Randy Shannon was born and raised in Liberty City — a 10 minute drive south (give or take) from the neighborhood where Florida Gators quarterback Treon Harris lived and went to high school.
Shannon knows what it’s like to live in that area of Miami. There’s poverty, drug abuse and random, senseless acts of violence.
Last week, the Harris family felt the brunt of that senseless violence when Treon’s cousin, Richard Hallman was shot and killed last Tuesday. Harris did not practice on Wednesday and returned home to be with his family as well as attend the funeral while the Gators held their first scrimmage on Saturday.
The outpouring of sympathy on social media was prevalent and the coaching staff, undoubtedly, sympathized with Harris but no coach on staff can empathize with Harris like Shannon.
Shannon’s father was murdered when he was just three years old. He lost two brothers and a sister to AIDS when he was young. Shannon knows the streets where Harris grew up, he knows where Hallman was the night he was murdered. He’s walked those streets, he’s lived that life.
“We talked a lot,” Shannon said of how he approached the situation with Harris. “Knowing Treon’s family, personally, knowing what he’s been through and you talk to them, communicate to them but you also don’t make him do anything but you try to make him feel more relief than just the anger.”
Of course there is anger. A 16-year old boy’s life was ended without rhyme now reason. Harris has every right to be angry, to demand answers as to why this happened, how did this happen?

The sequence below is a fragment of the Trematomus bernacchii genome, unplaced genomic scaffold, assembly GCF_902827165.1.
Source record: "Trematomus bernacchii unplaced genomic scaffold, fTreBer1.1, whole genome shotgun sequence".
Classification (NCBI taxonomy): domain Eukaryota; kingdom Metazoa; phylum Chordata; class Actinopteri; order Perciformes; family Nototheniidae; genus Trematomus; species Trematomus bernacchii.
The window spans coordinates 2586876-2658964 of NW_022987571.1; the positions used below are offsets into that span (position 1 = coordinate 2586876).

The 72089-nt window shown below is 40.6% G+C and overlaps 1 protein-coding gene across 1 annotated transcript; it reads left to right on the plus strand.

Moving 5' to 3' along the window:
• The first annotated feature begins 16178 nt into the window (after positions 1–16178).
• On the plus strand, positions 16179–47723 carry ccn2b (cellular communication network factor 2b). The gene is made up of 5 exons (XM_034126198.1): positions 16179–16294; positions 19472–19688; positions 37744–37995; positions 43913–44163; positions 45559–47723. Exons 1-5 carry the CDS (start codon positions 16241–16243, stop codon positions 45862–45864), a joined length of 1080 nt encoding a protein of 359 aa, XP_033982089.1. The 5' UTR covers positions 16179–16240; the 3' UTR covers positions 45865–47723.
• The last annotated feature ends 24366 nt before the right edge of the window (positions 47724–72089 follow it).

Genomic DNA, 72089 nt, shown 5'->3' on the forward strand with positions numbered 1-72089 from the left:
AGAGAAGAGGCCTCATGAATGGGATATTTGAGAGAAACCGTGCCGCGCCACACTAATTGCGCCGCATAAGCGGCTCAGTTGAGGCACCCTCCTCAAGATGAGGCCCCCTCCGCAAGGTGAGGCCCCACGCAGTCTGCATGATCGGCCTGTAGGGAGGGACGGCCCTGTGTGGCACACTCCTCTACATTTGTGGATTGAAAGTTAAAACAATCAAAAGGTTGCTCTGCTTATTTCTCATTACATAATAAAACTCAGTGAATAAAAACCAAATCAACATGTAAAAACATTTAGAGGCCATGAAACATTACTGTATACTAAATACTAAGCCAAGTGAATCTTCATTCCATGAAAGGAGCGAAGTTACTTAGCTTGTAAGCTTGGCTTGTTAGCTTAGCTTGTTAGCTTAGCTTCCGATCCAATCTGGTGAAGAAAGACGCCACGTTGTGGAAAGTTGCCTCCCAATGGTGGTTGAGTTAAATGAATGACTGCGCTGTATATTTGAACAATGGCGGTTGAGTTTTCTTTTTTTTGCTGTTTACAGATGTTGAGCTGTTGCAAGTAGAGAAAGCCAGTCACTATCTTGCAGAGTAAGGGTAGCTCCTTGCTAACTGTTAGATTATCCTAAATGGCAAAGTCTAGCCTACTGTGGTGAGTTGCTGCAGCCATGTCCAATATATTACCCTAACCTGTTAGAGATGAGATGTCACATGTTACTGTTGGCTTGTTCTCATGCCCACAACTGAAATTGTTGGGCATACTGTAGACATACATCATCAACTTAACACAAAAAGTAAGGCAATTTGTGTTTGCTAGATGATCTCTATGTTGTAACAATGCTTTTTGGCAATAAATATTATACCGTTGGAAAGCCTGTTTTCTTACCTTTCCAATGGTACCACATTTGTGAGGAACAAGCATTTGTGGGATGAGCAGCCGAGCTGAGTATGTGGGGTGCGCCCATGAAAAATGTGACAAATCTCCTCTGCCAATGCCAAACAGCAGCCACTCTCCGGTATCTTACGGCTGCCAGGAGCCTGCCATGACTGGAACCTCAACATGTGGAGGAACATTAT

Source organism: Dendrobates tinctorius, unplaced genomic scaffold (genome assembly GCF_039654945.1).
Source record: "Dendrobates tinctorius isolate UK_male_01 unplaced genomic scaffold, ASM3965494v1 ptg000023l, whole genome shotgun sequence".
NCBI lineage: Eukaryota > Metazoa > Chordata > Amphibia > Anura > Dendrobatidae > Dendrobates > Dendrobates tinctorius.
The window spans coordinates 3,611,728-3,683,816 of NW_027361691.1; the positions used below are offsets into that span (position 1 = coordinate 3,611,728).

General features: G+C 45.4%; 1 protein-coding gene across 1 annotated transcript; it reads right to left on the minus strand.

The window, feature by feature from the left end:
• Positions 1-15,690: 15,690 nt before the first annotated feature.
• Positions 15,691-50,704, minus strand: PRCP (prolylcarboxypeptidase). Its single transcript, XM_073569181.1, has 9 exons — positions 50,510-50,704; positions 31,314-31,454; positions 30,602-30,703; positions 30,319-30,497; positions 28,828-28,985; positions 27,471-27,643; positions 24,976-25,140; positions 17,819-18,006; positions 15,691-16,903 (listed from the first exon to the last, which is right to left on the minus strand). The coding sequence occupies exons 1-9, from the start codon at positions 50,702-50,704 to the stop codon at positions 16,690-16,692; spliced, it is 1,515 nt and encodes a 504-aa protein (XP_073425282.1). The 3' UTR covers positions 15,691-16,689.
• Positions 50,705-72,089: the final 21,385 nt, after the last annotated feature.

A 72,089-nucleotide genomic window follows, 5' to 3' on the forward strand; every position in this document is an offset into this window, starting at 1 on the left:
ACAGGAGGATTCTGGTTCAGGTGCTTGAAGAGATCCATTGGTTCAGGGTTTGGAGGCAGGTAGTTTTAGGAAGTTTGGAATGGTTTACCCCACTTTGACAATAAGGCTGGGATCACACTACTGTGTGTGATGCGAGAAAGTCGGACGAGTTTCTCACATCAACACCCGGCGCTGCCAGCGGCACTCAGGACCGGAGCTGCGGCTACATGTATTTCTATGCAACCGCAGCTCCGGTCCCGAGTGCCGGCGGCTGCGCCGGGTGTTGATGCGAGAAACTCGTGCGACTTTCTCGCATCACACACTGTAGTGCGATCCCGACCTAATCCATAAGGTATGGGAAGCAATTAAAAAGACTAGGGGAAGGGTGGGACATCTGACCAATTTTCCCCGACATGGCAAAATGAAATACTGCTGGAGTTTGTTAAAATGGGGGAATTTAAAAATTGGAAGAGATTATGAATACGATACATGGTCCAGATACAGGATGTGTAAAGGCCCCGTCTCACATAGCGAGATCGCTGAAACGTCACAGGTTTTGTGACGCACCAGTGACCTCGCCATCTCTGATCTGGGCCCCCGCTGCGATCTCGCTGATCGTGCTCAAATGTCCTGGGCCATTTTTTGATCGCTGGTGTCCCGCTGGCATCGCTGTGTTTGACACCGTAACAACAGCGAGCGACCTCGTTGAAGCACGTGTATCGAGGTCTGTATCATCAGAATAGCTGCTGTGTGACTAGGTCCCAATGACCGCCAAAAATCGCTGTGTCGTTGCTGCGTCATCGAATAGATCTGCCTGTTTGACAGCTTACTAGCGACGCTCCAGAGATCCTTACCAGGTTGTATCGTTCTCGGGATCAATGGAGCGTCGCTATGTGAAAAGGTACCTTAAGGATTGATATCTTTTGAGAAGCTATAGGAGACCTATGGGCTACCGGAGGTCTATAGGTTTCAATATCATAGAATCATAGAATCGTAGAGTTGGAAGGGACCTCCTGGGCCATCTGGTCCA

Shannon wanted to change that. He’s been in the same situation as Harris is in now and his past experiences can make a horrible situation easier, more comforting and maybe even easier to digest and grow from.
“You get him to understand that certain things in life are tough but you’ve got to always keep moving forward because you have goals in life,” Shannon said. “He has goals in life that he’s shared with me and things that he shared with the coaching staff, Coach Nuss and things like that.”
Harris left his family over the weekend to return to Gainesville. He participated in practice for the first time in almost a week and looked sharp throwing the football. The loss of his cousin, his friend is still on his mind and likely will be for the rest of his life. Shannon and the rest of the coaching staff just want to guide Harris and show him that tragedy will happen in life but the way you respond to it and the way you move forward after it is the most important thing.
“We’re there for him. We’re his family, extended family up in Gainesville and he’s got his family back down in Miami,” said Shannon. “We’re happy that he’s back but like any process we’re going to get him through this process being away from home.”